New Skills Needed for the Redesigned SATJuly 27th, 2015 by admin.capstone
Hone Analysis Skills for Success on the Redesigned SAT Essay
By: Brian Witte
The essay question will not ask for your personal option of the provided passage or require you to provide personal stories.
One often discussed characteristic of the redesigned SAT is its increased focus on comprehension and analysis rather than rote memorization and recollection.
This is especially true of the new essay section. Beginning in the spring of 2016, its emphasis will shift from the current argument-based format that asks students to justify their opinion of a given prompt. Instead, students will be required to critically analyze an extended passage.
Every essay prompt on every redesigned SAT will pose essentially the same question, though the specific selection will differ. The question, broadly, deals with "How does the author of the passage build his or her argument?"
Fortunately, students will now have 50 minutes to write their responses, which is double the current time allowance. If you plan to take this optional SAT section – which is scored separately – here are five tips to help you hone your analysis skills for success on the redesigned essay.
1. Ensure you understand the task: The revised essay section will not ask whether you agree or disagree with the provided passage. Nor will it ask you to evaluate the selection by sharing anecdotes from your own life.
You will be required to demonstrate your understanding of the argument, as well as how the author develops his or her claim. You can offer your opinion of how well the author achieves his or her goal, but be prepared to support this opinion with evidence.
Before your test date, be sure to familiarize yourself with sample questions. Doing so can limit your anxiety and uncertainty about this new format.
2. Identify the author's evidence: Understanding the term evidence within the context of the SAT is crucial to your success. In the sample question linked above, you are asked to explain how the author uses facts and examples to support his central thesis, which is that a decline in literacy can have harmful effects.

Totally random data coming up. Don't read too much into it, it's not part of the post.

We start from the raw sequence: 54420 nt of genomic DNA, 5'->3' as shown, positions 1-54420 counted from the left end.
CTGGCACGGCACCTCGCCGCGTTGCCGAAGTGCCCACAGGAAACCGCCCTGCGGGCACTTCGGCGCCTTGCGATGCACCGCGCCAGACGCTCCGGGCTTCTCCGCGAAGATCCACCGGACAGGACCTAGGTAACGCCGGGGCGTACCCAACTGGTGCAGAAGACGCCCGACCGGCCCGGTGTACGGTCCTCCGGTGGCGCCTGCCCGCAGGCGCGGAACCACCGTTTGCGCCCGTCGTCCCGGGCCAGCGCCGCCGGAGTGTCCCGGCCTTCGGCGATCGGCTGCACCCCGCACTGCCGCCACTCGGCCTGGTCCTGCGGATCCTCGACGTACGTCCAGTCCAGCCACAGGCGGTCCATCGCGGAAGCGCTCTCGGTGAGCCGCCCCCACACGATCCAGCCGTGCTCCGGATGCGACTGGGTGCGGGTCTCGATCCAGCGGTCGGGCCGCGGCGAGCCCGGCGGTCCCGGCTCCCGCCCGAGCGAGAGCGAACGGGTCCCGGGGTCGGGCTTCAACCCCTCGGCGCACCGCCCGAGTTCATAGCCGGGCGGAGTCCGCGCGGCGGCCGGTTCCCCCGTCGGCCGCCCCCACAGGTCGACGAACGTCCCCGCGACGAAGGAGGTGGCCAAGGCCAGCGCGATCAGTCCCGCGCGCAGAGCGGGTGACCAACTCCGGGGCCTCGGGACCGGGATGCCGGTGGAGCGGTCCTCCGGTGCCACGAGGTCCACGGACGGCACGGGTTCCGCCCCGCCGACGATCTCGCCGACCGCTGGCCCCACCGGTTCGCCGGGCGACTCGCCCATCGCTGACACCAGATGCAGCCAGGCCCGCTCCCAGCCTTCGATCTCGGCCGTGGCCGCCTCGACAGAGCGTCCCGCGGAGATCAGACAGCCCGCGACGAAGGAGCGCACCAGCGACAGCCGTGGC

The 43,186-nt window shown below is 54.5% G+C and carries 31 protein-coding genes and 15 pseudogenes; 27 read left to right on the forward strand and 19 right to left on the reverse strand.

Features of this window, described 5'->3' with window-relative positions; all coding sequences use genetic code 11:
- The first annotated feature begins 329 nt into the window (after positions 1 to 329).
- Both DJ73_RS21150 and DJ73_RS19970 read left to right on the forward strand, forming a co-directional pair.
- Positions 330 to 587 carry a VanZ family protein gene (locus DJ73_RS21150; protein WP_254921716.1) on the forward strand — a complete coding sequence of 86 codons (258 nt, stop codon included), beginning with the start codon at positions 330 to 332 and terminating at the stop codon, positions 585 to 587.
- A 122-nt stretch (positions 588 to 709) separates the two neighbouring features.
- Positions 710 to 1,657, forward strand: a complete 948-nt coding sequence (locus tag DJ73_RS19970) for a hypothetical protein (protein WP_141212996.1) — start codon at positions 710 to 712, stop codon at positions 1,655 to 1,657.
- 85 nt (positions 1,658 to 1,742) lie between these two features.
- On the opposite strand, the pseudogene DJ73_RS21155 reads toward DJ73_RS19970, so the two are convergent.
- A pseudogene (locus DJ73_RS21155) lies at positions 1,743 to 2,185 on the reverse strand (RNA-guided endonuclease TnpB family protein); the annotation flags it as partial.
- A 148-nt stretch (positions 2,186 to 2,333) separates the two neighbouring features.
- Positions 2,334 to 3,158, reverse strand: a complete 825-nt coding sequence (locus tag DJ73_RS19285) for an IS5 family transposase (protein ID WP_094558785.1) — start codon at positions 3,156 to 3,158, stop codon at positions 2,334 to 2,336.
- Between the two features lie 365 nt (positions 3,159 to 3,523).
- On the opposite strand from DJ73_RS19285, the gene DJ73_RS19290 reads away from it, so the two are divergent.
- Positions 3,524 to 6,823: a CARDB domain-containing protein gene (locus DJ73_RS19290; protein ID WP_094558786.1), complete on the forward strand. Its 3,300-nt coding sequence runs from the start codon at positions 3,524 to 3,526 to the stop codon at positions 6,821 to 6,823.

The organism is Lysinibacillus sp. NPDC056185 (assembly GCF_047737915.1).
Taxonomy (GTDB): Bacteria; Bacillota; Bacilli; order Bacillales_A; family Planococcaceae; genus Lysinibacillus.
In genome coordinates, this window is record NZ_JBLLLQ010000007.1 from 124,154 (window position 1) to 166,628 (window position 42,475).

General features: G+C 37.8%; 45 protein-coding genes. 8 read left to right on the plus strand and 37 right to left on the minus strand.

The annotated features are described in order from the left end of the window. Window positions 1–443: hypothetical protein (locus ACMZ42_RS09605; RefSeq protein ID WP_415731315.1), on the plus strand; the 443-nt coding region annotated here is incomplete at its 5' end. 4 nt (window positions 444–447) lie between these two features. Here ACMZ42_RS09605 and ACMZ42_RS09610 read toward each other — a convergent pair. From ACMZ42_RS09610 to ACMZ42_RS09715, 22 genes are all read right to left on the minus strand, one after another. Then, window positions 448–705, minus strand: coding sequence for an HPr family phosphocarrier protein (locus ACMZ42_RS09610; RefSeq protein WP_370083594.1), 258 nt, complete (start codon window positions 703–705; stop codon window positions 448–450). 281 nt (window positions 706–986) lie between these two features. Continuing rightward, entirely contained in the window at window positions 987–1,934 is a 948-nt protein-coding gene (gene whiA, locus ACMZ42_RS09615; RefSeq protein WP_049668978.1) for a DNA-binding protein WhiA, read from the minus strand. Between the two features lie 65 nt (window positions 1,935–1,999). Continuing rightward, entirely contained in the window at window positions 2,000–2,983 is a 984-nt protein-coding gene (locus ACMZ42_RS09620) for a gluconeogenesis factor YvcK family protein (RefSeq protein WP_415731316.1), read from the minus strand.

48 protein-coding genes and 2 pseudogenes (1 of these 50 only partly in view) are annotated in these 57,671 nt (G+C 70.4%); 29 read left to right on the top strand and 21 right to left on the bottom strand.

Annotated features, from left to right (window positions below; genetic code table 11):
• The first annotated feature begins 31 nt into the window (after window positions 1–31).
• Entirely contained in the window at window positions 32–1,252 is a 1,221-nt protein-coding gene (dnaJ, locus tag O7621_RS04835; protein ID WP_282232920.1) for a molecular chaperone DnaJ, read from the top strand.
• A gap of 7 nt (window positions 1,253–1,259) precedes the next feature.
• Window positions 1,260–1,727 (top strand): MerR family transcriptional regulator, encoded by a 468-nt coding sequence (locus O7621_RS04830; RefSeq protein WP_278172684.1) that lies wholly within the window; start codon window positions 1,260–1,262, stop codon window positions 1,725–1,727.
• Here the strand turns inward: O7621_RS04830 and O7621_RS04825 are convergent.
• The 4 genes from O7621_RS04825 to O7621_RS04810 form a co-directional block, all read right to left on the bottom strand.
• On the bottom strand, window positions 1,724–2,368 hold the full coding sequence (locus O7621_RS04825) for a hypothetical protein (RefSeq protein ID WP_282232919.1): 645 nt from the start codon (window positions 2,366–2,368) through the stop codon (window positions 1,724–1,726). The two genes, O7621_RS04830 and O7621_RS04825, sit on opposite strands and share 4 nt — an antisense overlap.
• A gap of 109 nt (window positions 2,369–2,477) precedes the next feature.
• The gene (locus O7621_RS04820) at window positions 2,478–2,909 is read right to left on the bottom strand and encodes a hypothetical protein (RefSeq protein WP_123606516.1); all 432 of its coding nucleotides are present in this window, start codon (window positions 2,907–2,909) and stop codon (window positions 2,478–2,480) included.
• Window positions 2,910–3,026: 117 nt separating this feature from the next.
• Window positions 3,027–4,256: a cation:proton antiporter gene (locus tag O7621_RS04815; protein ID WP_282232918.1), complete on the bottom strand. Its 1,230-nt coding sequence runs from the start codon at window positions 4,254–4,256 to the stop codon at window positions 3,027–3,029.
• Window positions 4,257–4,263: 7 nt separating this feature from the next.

One fact that the author cites is a survey from 2002 on the decline of interest in literature among American youth. Here, you might decide to cite the author's own use of citation – for instance, that the study was conducted by a reputable agency. This is an example of an author appealing to authority. The reader of the essay is more likely to be persuaded if he or she first believes that the writer's research is valid.
When you first read the passage, simply note what the author cites as evidence. Surveys, subject experts and statistics are some of the types of support that an author might call on. You do not have to address each type, but you should show that you are aware of them.
3. Highlight the purpose of this evidence: In the survey discussed above, declining interest in literacy was not shown to be harmful in and of itself. Instead, the survey was used to establish that a decrease in literary interest is real. To make the passage persuasive, the author needs to prove two things: that the decline is real, and that it has a negative impact.
Its negative impact becomes clear in other pieces of evidence: in the importance of creative thinking at the highest levels of business, for example, or in decreased levels of civic knowledge. The crux of the author's argument is that declining literary interest can be directly tied to these disadvantages, and it is your job to highlight this link.
4. Write clearly and concisely: Remember that you must communicate this analysis in an essay of your own. Start with a strong topic sentence that restates the objectives given to you.
An example may be, "In 'Why Literature Matters,' Dana Gioia argues that the decline of reading will have a negative impact on American society."
Continue with a general statement about the kinds of evidence and reasoning that the author uses. The remainder of your essay can consist of paragraphs that discuss individual pieces of evidence. Include relevant quotations from the source material, and be sure to explain why each piece of evidence is important. After discussing this evidence, explain how it combines to form a coherent, persuasive argument.
In your conclusion, restate your topic sentence as your closing sentence: "Dana Gioia has crafted a persuasive argument that relies on multiple lines of evidence. He connects these pieces with a clear chain of cause and effect that goes beyond simple correlation."
5. Polish your response: Although the revised essay section focuses on your analytical skills, the details of grammar, syntax and vocabulary will still matter. As you have been told to do so in most classes and on most other tests, leave enough time to reread your work and to make any necessary corrections.